A Dictionary of Music and Musicians/Lover, Samuel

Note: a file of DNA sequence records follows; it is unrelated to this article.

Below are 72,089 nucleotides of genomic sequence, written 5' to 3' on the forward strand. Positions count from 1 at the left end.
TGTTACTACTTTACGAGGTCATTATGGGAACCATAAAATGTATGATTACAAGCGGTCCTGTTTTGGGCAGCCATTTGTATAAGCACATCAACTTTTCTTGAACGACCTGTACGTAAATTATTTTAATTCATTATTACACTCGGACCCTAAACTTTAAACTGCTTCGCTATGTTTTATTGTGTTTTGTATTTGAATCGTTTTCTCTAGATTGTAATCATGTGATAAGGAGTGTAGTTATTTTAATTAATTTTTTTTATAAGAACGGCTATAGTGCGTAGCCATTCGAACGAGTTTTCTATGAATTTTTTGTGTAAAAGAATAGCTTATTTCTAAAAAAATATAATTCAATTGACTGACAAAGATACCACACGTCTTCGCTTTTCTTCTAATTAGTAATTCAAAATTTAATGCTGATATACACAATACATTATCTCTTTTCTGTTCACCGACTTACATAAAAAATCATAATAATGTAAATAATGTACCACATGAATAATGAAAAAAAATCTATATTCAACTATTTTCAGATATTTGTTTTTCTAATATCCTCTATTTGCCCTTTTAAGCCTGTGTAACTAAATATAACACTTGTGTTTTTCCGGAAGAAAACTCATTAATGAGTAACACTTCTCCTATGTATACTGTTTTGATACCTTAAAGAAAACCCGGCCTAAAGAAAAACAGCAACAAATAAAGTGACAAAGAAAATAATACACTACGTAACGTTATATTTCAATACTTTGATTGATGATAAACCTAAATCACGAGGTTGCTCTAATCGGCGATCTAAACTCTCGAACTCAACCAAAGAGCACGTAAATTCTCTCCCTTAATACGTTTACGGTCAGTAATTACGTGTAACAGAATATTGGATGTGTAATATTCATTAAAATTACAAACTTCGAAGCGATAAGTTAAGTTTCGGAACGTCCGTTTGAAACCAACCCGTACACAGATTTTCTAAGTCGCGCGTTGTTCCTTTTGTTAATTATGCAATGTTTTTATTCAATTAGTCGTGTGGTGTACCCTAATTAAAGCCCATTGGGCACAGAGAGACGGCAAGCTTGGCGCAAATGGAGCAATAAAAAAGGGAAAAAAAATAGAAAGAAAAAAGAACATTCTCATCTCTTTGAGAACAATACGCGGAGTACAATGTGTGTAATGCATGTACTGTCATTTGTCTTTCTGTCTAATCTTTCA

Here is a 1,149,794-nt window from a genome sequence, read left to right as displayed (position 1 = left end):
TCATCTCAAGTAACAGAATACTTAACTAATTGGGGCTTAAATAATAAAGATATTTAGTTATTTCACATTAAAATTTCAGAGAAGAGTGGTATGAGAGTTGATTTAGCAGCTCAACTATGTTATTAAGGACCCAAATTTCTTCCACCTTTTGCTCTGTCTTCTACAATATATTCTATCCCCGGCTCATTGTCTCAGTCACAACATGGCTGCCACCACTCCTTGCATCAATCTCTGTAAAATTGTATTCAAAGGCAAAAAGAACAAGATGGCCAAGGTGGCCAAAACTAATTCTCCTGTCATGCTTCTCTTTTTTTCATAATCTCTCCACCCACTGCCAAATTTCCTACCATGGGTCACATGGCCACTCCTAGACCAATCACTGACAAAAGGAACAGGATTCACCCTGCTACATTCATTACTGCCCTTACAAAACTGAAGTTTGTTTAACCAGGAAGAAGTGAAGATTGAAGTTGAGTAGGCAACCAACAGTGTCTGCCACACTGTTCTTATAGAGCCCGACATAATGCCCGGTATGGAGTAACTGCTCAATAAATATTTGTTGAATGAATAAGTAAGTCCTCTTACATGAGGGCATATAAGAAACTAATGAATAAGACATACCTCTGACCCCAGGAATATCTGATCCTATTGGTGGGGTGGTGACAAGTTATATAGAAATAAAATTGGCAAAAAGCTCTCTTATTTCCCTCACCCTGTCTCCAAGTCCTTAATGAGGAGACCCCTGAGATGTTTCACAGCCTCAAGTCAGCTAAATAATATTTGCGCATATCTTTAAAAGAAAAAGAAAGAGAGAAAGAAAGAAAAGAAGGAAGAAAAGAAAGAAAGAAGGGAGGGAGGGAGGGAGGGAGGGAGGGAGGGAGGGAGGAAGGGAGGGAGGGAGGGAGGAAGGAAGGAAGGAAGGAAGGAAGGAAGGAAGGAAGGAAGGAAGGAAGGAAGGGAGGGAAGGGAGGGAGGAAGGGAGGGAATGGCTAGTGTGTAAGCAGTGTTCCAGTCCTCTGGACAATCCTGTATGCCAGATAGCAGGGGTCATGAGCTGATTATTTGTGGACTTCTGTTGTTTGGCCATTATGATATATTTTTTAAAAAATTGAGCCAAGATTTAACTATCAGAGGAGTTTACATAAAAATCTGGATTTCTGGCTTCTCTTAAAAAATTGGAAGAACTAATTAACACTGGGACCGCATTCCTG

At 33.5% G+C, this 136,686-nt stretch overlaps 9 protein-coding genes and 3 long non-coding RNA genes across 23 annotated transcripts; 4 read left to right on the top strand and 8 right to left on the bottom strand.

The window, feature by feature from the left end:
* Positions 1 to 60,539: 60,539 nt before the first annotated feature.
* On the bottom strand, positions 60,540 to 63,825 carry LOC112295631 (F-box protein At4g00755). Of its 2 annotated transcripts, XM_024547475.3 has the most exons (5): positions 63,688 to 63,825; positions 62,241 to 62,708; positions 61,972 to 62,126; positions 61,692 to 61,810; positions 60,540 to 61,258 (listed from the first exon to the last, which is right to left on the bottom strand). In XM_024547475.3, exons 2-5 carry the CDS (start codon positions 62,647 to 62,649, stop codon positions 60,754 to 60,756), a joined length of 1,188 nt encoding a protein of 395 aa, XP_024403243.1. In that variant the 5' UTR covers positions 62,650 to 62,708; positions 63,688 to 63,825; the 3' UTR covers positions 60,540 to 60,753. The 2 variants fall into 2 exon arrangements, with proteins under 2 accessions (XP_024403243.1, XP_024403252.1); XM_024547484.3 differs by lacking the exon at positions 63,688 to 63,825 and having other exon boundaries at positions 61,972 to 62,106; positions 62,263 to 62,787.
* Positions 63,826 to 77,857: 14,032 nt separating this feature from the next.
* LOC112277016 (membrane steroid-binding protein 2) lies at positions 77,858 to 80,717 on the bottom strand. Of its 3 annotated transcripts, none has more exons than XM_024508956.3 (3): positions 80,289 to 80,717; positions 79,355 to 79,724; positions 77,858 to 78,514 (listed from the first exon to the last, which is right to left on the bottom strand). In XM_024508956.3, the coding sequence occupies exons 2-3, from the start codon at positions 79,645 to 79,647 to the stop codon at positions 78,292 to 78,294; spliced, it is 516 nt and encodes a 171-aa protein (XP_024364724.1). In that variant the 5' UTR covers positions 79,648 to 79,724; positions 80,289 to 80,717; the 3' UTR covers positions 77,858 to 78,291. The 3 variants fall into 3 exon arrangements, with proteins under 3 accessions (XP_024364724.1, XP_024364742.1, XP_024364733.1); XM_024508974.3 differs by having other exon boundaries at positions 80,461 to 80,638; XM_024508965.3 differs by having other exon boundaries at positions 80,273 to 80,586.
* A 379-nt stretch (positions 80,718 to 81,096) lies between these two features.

LOVER, Samuel, born at Dublin in 1797, began his career as an artist and miniature painter, was elected a member of the Royal Hibernian Society of Arts in 1828, and afterwards became its secretary. He wrote a number of successful novels, dramas, and poems, and composed both words and music of many songs and ballads. He also appeared as a singer in a musical entertainment, 'The Irishman's Carpet Bag.' His compositions include the music and songs to his dramas and burlettas produced at the London theatres and rendered popular by Mme. Vestris, Tyrone Power, and others, viz. 'Rory O'More,' Adelphi, Sept. 29, 1837; 'White Horse of the Peppers,' Haymarket, 1838; 'Happy Man,' Haymarket, May 20, 1839; 'Greek Boy,' Covent Garden, Sept. 26, 1840; 'Il Paddy Whack in Italia,' English Opera House (Lyceum), April, 1841; 'MacCarthy More,' Lyceum, April 1, 1861, and many detached songs, principally Irish, both humorous and pathetic. Many of these were very effective, as, for instance, his 'What will you do, love?' 'Angel's Whisper,' 'Molly Bawn,' and 'The low-backed Car.' An evening entertainment which he attempted met with some success in England and America. He died July 6, 1868.
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